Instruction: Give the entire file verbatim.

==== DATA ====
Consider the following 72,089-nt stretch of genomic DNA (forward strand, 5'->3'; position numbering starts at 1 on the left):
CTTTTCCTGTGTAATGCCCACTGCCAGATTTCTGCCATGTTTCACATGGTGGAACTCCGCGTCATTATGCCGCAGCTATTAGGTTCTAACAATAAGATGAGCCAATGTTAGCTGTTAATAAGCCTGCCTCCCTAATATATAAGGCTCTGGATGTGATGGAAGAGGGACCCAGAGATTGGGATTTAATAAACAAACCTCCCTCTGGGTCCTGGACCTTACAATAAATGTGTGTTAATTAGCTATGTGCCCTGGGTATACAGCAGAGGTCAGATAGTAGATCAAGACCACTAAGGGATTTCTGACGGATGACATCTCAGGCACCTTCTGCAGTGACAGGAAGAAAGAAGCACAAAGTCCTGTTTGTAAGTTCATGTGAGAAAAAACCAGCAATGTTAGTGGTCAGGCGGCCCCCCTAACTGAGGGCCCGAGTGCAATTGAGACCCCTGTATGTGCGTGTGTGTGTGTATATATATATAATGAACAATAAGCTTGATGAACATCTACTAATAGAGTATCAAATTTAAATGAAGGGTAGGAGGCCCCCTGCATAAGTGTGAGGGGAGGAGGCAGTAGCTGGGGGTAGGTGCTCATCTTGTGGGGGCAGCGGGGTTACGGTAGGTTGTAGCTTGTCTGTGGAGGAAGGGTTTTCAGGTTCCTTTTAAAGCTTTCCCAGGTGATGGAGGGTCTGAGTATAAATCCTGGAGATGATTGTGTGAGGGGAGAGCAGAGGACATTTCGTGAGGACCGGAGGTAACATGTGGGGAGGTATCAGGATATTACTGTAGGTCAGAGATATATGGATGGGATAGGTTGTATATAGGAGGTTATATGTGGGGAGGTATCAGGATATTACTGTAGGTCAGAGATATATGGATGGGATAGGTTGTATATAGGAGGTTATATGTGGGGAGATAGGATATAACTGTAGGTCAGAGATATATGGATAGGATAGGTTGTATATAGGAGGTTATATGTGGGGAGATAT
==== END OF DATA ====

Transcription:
Consider the following 72,089-nt stretch of genomic DNA (forward strand, 5'->3'; position numbering starts at 1 on the left):
CTTTTCCTGTGTAATGCCCACTGCCAGATTTCTGCCATGTTTCACATGGTGGAACTCCGCGTCATTATGCCGCAGCTATTAGGTTCTAACAATAAGATGAGCCAATGTTAGCTGTTAATAAGCCTGCCTCCCTAATATATAAGGCTCTGGATGTGATGGAAGAGGGACCCAGAGATTGGGATTTAATAAACAAACCTCCCTCTGGGTCCTGGACCTTACAATAAATGTGTGTTAATTAGCTATGTGCCCTGGGTATACAGCAGAGGTCAGATAGTAGATCAAGACCACTAAGGGATTTCTGACGGATGACATCTCAGGCACCTTCTGCAGTGACAGGAAGAAAGAAGCACAAAGTCCTGTTTGTAAGTTCATGTGAGAAAAAACCAGCAATGTTAGTGGTCAGGCGGCCCCCCTAACTGAGGGCCCGAGTGCAATTGAGACCCCTGTATGTGCGTGTGTGTGTGTATATATATATAATGAACAATAAGCTTGATGAACATCTACTAATAGAGTATCAAATTTAAATGAAGGGTAGGAGGCCCCCTGCATAAGTGTGAGGGGAGGAGGCAGTAGCTGGGGGTAGGTGCTCATCTTGTGGGGGCAGCGGGGTTACGGTAGGTTGTAGCTTGTCTGTGGAGGAAGGGTTTTCAGGTTCCTTTTAAAGCTTTCCCAGGTGATGGAGGGTCTGAGTATAAATCCTGGAGATGATTGTGTGAGGGGAGAGCAGAGGACATTTCGTGAGGACCGGAGGTAACATGTGGGGAGGTATCAGGATATTACTGTAGGTCAGAGATATATGGATGGGATAGGTTGTATATAGGAGGTTATATGTGGGGAGGTATCAGGATATTACTGTAGGTCAGAGATATATGGATGGGATAGGTTGTATATAGGAGGTTATATGTGGGGAGATAGGATATAACTGTAGGTCAGAGATATATGGATAGGATAGGTTGTATATAGGAGGTTATATGTGGGGAGATAT